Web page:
Understanding Christopher Dorner

The ex-cop was a product of a society gone mad on racism and war -- and a state that aggressively punishes dissent

Topics: Jacobin, christopher dorner, LAPD, Murder, Crime, Race, Whistleblowers, ,

This article originally appeared on Jacobin.

Bradley Manning: imprisoned, tortured. Marsha Coleman-Adebayo: lost her career at the Environmental Protection Agency. Karen Silkwood: died in a suspicious car accident. Gary Webb and Deborah Jeane Palfrey: committed suicide, the former having lost his career, the latter under threat of a 55-year prison sentence. Adrian Schoolcraft: involuntarily admitted to a psychiatric ward.
Jacobin

This isn’t a country that necessarily holds whistleblowers in the highest regard.

For the past week, the media has been struck by Dorner fever, anxiously covering the most minute developments in Southern California’s hunt for an ex-cop alleged to have killed four people: a daughter of an LAPD officer and her fiancée, and a police officer in Riverside county, and an officer involved in the shootout at a cabin in the wilderness.

We can infer that all this has taken place; there will never be a trial. Dorner’s “manifesto” has been selectively quoted, focusing on the sections where his mental illness and homicidal rage come into full view, while the allegations of racism and human rights violations by the LAPD have been slyly deemphasized.

What are those allegations, exactly? Usage of the n-word among colleagues, the lack of institutional self-reflection in the aftermath of Rodney King, retaliation against deputies for breaking the “blue line,” officers singing songs celebrating the burning of Jewish ghettos by Nazi stormtroopers, assaulting a woman in her 70s, and assaulting a man who suffers from dementia and schizophrenia by kicking him in the face. Throughout, Dorner attacks the LAPD’s pervasive culture of institutional racism: something that most Angelenos of color will confirm.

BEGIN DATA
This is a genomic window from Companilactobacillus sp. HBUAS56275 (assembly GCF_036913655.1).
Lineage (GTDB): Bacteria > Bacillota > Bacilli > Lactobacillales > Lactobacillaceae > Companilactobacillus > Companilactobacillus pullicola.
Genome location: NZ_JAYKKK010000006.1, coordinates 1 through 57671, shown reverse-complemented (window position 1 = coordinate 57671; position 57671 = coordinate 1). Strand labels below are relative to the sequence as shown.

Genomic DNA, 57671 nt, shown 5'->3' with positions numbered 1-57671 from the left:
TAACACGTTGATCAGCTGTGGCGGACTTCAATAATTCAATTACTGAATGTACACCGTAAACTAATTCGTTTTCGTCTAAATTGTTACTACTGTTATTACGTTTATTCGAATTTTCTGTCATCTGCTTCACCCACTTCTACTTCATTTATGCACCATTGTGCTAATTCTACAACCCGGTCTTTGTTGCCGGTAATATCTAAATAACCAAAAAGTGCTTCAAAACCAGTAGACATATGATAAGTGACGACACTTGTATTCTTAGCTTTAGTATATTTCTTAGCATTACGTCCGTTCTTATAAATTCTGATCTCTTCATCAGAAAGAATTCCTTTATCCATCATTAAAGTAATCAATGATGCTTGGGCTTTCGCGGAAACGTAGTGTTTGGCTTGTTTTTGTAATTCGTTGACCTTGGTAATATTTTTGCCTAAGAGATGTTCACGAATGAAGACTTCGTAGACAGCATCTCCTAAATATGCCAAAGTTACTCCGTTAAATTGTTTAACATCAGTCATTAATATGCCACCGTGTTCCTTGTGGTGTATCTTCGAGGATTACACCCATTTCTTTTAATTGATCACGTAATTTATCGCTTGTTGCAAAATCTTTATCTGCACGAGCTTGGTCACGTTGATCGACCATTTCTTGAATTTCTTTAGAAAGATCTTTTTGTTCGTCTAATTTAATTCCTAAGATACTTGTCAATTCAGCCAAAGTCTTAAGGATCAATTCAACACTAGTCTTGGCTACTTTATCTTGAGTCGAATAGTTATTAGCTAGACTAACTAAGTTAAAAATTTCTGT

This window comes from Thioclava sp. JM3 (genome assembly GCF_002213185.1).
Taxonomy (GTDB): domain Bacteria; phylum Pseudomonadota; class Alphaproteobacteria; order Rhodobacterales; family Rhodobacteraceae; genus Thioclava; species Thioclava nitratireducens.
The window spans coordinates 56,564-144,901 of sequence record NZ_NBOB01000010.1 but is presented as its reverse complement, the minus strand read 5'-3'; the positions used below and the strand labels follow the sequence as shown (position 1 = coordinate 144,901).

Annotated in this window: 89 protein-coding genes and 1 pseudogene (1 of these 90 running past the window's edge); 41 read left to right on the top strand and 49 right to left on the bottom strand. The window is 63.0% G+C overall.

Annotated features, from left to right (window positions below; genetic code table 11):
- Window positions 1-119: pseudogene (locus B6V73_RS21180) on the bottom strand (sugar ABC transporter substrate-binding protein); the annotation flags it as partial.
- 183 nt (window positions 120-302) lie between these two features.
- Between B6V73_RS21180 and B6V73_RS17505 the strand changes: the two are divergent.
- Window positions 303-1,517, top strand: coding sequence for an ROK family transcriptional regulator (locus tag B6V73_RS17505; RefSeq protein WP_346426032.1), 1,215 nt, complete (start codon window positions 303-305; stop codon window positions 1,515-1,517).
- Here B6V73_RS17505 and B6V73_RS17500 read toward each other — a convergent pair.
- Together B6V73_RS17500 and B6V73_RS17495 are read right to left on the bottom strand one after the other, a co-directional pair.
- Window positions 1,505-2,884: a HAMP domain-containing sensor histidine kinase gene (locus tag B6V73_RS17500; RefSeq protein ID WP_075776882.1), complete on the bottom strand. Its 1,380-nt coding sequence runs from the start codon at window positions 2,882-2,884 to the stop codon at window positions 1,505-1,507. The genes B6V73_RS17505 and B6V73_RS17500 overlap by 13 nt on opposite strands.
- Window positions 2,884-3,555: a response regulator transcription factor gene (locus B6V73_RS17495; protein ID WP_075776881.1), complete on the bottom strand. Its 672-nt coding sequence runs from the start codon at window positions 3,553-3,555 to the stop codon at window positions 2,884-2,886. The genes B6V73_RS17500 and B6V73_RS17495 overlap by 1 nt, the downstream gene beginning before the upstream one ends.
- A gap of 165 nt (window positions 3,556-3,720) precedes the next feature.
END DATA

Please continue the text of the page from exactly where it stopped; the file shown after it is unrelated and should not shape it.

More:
Two other black officers have since come forward, largely confirming Dorner’s account of the racism on the force (the former, however, defends the role of the current chief of police). No one seems to have seriously considered giving in to Dorner’s one demand: that the record be set straight by releasing all of the documents related to his disciplinary hearings, and clearing his name from the prior disciplinary actions against him. He pledged to end his warfare if the LAPD would do so. Considering his apparent death last night, one wonders if that life could have been saved at the price of the department’s momentary embarrassment. “A man is nothing without his name,” repeats Dorner.

Dorner’s reaction is partly rooted in a corrosive version of American masculinity — his response to institutional corruption is uniquely Jack Bauer and John Wayne. Gratuitous violence included. Dorner is a wholesale product of a society gone mad on racism and war, of a state that aggressively punishes dissent, of an intellectual milieu where telling the truth has become a dangerous act. There was no internal institutional outlet for him to address injustices against him: the blue line prevented that.

Dorner’s obsession with reclaiming his name made me go back and re-read James Baldwin’s signature essay “Nobody Knows My Name,” from the eponymous book. I paused on two passages.